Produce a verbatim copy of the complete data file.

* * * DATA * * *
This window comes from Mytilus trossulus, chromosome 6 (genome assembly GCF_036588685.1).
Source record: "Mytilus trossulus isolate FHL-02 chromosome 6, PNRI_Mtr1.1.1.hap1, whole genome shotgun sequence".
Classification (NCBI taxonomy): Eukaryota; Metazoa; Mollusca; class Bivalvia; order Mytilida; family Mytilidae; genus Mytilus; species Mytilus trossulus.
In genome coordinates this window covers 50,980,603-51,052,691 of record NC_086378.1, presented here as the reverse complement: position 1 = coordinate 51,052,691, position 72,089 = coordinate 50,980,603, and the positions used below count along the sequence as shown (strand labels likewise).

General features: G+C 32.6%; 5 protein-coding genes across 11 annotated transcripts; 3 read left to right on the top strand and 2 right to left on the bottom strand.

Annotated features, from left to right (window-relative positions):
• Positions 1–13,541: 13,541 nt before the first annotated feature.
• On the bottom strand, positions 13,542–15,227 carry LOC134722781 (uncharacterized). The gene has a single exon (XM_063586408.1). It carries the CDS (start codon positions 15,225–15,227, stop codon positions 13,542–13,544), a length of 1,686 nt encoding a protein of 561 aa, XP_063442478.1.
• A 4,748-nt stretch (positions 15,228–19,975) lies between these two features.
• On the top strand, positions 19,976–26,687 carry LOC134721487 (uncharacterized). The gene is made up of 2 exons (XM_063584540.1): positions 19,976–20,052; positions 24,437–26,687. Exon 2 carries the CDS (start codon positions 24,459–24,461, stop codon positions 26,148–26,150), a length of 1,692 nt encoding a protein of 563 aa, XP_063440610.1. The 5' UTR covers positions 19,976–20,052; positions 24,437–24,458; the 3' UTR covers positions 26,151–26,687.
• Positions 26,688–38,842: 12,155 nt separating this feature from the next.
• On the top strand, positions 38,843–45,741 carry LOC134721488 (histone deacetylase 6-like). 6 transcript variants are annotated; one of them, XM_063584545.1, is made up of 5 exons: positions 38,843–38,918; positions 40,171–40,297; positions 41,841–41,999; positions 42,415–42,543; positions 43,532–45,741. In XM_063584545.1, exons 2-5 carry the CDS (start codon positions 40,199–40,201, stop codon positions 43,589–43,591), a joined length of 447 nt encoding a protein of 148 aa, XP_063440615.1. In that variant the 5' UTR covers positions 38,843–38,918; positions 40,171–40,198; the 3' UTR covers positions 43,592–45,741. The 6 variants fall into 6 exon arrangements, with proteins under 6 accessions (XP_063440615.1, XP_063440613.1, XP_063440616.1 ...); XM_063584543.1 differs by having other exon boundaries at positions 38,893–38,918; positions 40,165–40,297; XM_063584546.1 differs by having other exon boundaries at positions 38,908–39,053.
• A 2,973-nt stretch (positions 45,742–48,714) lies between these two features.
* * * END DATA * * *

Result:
This window comes from Mytilus trossulus, chromosome 6 (genome assembly GCF_036588685.1).
Source record: "Mytilus trossulus isolate FHL-02 chromosome 6, PNRI_Mtr1.1.1.hap1, whole genome shotgun sequence".
Classification (NCBI taxonomy): Eukaryota; Metazoa; Mollusca; class Bivalvia; order Mytilida; family Mytilidae; genus Mytilus; species Mytilus trossulus.
In genome coordinates this window covers 50,980,603-51,052,691 of record NC_086378.1, presented here as the reverse complement: position 1 = coordinate 51,052,691, position 72,089 = coordinate 50,980,603, and the positions used below count along the sequence as shown (strand labels likewise).

General features: G+C 32.6%; 5 protein-coding genes across 11 annotated transcripts; 3 read left to right on the top strand and 2 right to left on the bottom strand.

Annotated features, from left to right (window-relative positions):
• Positions 1–13,541: 13,541 nt before the first annotated feature.
• On the bottom strand, positions 13,542–15,227 carry LOC134722781 (uncharacterized). The gene has a single exon (XM_063586408.1). It carries the CDS (start codon positions 15,225–15,227, stop codon positions 13,542–13,544), a length of 1,686 nt encoding a protein of 561 aa, XP_063442478.1.
• A 4,748-nt stretch (positions 15,228–19,975) lies between these two features.
• On the top strand, positions 19,976–26,687 carry LOC134721487 (uncharacterized). The gene is made up of 2 exons (XM_063584540.1): positions 19,976–20,052; positions 24,437–26,687. Exon 2 carries the CDS (start codon positions 24,459–24,461, stop codon positions 26,148–26,150), a length of 1,692 nt encoding a protein of 563 aa, XP_063440610.1. The 5' UTR covers positions 19,976–20,052; positions 24,437–24,458; the 3' UTR covers positions 26,151–26,687.
• Positions 26,688–38,842: 12,155 nt separating this feature from the next.
• On the top strand, positions 38,843–45,741 carry LOC134721488 (histone deacetylase 6-like). 6 transcript variants are annotated; one of them, XM_063584545.1, is made up of 5 exons: positions 38,843–38,918; positions 40,171–40,297; positions 41,841–41,999; positions 42,415–42,543; positions 43,532–45,741. In XM_063584545.1, exons 2-5 carry the CDS (start codon positions 40,199–40,201, stop codon positions 43,589–43,591), a joined length of 447 nt encoding a protein of 148 aa, XP_063440615.1. In that variant the 5' UTR covers positions 38,843–38,918; positions 40,171–40,198; the 3' UTR covers positions 43,592–45,741. The 6 variants fall into 6 exon arrangements, with proteins under 6 accessions (XP_063440615.1, XP_063440613.1, XP_063440616.1 ...); XM_063584543.1 differs by having other exon boundaries at positions 38,893–38,918; positions 40,165–40,297; XM_063584546.1 differs by having other exon boundaries at positions 38,908–39,053.
• A 2,973-nt stretch (positions 45,742–48,714) lies between these two features.